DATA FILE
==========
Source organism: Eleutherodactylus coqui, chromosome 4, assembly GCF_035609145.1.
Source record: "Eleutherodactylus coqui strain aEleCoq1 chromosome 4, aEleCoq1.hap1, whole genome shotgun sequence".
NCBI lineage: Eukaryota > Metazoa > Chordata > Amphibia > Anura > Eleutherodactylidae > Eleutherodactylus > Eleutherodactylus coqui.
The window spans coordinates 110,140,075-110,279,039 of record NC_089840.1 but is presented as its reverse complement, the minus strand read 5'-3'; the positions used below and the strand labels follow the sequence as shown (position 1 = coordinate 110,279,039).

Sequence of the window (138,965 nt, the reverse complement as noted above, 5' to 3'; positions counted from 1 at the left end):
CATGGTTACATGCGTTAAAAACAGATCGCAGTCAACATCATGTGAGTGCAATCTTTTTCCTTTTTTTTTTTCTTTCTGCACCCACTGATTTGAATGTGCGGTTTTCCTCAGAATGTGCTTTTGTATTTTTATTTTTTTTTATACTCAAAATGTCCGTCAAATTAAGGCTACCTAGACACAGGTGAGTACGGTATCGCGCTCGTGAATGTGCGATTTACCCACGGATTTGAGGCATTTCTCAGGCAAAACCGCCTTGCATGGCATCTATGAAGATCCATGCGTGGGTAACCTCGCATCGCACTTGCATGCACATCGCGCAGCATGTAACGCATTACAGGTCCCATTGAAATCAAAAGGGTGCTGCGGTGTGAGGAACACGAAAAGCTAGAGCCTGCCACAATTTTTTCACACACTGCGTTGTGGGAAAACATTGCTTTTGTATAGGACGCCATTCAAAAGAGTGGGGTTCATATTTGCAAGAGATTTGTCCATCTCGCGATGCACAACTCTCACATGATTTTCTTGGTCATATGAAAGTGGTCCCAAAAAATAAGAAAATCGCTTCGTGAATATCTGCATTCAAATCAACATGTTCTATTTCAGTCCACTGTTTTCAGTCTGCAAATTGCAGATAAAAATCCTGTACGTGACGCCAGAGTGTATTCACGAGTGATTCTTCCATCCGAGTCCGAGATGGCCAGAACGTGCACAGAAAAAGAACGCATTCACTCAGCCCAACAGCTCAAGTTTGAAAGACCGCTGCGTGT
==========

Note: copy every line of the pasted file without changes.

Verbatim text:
Source organism: Eleutherodactylus coqui, chromosome 4, assembly GCF_035609145.1.
Source record: "Eleutherodactylus coqui strain aEleCoq1 chromosome 4, aEleCoq1.hap1, whole genome shotgun sequence".
NCBI lineage: Eukaryota > Metazoa > Chordata > Amphibia > Anura > Eleutherodactylidae > Eleutherodactylus > Eleutherodactylus coqui.
The window spans coordinates 110,140,075-110,279,039 of record NC_089840.1 but is presented as its reverse complement, the minus strand read 5'-3'; the positions used below and the strand labels follow the sequence as shown (position 1 = coordinate 110,279,039).

Sequence of the window (138,965 nt, the reverse complement as noted above, 5' to 3'; positions counted from 1 at the left end):
CATGGTTACATGCGTTAAAAACAGATCGCAGTCAACATCATGTGAGTGCAATCTTTTTCCTTTTTTTTTTTCTTTCTGCACCCACTGATTTGAATGTGCGGTTTTCCTCAGAATGTGCTTTTGTATTTTTATTTTTTTTTATACTCAAAATGTCCGTCAAATTAAGGCTACCTAGACACAGGTGAGTACGGTATCGCGCTCGTGAATGTGCGATTTACCCACGGATTTGAGGCATTTCTCAGGCAAAACCGCCTTGCATGGCATCTATGAAGATCCATGCGTGGGTAACCTCGCATCGCACTTGCATGCACATCGCGCAGCATGTAACGCATTACAGGTCCCATTGAAATCAAAAGGGTGCTGCGGTGTGAGGAACACGAAAAGCTAGAGCCTGCCACAATTTTTTCACACACTGCGTTGTGGGAAAACATTGCTTTTGTATAGGACGCCATTCAAAAGAGTGGGGTTCATATTTGCAAGAGATTTGTCCATCTCGCGATGCACAACTCTCACATGATTTTCTTGGTCATATGAAAGTGGTCCCAAAAAATAAGAAAATCGCTTCGTGAATATCTGCATTCAAATCAACATGTTCTATTTCAGTCCACTGTTTTCAGTCTGCAAATTGCAGATAAAAATCCTGTACGTGACGCCAGAGTGTATTCACGAGTGATTCTTCCATCCGAGTCCGAGATGGCCAGAACGTGCACAGAAAAAGAACGCATTCACTCAGCCCAACAGCTCAAGTTTGAAAGACCGCTGCGTGT